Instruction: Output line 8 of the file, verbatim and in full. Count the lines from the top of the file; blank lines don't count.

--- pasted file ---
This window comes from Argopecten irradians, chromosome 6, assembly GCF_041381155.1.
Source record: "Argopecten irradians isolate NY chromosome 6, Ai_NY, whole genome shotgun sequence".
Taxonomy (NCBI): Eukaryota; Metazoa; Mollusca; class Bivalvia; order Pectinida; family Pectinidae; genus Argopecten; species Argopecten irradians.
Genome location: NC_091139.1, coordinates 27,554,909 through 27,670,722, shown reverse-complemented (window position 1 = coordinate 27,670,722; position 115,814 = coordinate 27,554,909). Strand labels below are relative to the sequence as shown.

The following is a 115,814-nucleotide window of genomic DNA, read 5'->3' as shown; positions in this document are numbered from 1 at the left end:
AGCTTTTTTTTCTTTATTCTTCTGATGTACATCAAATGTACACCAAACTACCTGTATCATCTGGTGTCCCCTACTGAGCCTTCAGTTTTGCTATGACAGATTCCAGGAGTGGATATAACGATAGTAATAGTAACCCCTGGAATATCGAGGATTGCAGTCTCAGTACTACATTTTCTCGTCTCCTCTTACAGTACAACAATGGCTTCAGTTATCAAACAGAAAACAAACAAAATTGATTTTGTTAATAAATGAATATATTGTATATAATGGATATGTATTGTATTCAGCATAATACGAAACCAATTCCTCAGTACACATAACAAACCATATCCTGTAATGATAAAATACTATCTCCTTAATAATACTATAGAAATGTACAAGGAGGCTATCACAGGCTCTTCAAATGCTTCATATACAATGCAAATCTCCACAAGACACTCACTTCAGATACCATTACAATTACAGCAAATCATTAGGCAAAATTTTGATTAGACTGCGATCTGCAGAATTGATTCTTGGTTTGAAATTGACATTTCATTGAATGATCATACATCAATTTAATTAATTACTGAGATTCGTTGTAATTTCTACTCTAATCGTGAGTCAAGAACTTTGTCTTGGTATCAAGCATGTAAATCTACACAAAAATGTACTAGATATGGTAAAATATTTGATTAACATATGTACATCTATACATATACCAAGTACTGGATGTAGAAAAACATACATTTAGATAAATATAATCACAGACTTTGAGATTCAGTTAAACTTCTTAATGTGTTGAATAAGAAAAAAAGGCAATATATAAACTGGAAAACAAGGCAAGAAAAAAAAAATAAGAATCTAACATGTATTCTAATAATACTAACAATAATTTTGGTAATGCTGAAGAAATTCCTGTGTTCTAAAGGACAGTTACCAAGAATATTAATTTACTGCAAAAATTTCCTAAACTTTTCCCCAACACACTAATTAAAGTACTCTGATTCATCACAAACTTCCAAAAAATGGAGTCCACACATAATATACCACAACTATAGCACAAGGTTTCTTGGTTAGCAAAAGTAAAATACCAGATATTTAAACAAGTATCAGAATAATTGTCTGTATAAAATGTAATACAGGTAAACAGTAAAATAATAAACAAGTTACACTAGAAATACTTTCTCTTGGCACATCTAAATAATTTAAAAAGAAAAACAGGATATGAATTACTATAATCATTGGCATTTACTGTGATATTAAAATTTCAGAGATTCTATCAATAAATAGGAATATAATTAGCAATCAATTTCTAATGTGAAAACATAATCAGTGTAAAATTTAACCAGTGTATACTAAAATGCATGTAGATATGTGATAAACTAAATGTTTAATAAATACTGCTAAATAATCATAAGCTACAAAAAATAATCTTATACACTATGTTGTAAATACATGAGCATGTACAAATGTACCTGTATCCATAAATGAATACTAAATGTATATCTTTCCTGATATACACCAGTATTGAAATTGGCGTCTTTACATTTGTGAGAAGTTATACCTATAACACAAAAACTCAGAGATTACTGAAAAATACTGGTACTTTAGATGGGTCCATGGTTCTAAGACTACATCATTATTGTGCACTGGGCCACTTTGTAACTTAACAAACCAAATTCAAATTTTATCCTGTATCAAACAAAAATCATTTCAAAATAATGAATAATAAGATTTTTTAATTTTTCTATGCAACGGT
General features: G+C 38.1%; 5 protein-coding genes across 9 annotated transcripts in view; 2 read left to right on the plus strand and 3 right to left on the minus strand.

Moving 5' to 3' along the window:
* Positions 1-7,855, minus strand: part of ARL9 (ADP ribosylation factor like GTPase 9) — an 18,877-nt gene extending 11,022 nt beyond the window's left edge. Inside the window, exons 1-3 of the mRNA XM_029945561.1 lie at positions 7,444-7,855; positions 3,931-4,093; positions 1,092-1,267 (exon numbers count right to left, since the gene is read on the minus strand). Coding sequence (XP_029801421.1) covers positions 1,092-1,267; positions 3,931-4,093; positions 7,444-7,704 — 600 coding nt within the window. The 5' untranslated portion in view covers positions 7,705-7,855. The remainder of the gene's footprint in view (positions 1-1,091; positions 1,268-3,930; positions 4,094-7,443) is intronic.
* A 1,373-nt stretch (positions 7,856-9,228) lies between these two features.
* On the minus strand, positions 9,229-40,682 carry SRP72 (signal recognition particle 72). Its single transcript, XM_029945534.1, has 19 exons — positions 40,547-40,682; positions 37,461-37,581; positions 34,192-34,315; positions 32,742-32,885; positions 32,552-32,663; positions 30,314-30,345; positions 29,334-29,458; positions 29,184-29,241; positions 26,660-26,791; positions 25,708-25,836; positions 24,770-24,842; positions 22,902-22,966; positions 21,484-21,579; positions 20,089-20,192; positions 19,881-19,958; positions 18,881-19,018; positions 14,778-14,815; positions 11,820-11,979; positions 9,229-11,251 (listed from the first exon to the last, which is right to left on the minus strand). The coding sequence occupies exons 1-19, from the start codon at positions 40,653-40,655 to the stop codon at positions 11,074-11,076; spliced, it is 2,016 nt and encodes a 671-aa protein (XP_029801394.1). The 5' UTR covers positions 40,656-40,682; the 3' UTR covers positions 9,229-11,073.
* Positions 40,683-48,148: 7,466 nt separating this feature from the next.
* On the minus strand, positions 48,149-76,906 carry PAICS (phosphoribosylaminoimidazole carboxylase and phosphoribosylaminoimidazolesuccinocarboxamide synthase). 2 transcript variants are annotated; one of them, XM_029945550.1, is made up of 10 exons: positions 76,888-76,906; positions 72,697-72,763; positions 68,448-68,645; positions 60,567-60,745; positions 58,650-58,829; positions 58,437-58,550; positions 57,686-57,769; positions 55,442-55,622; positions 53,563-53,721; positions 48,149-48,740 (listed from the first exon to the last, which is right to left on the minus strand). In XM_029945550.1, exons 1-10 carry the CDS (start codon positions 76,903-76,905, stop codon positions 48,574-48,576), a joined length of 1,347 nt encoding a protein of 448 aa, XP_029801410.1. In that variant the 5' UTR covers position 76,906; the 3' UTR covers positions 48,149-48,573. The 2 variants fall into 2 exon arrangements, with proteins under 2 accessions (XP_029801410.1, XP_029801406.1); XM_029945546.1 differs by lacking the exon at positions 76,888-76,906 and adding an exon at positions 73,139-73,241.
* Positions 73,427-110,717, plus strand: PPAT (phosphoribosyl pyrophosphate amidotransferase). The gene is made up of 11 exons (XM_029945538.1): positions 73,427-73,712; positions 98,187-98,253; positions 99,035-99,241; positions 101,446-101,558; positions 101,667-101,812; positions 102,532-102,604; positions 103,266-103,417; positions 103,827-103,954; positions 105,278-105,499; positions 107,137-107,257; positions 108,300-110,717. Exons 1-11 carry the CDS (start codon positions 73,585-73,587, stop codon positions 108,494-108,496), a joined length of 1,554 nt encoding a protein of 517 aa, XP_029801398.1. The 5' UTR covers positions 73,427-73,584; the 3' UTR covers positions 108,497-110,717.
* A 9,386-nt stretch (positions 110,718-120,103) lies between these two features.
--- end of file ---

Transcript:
Moving 5' to 3' along the window: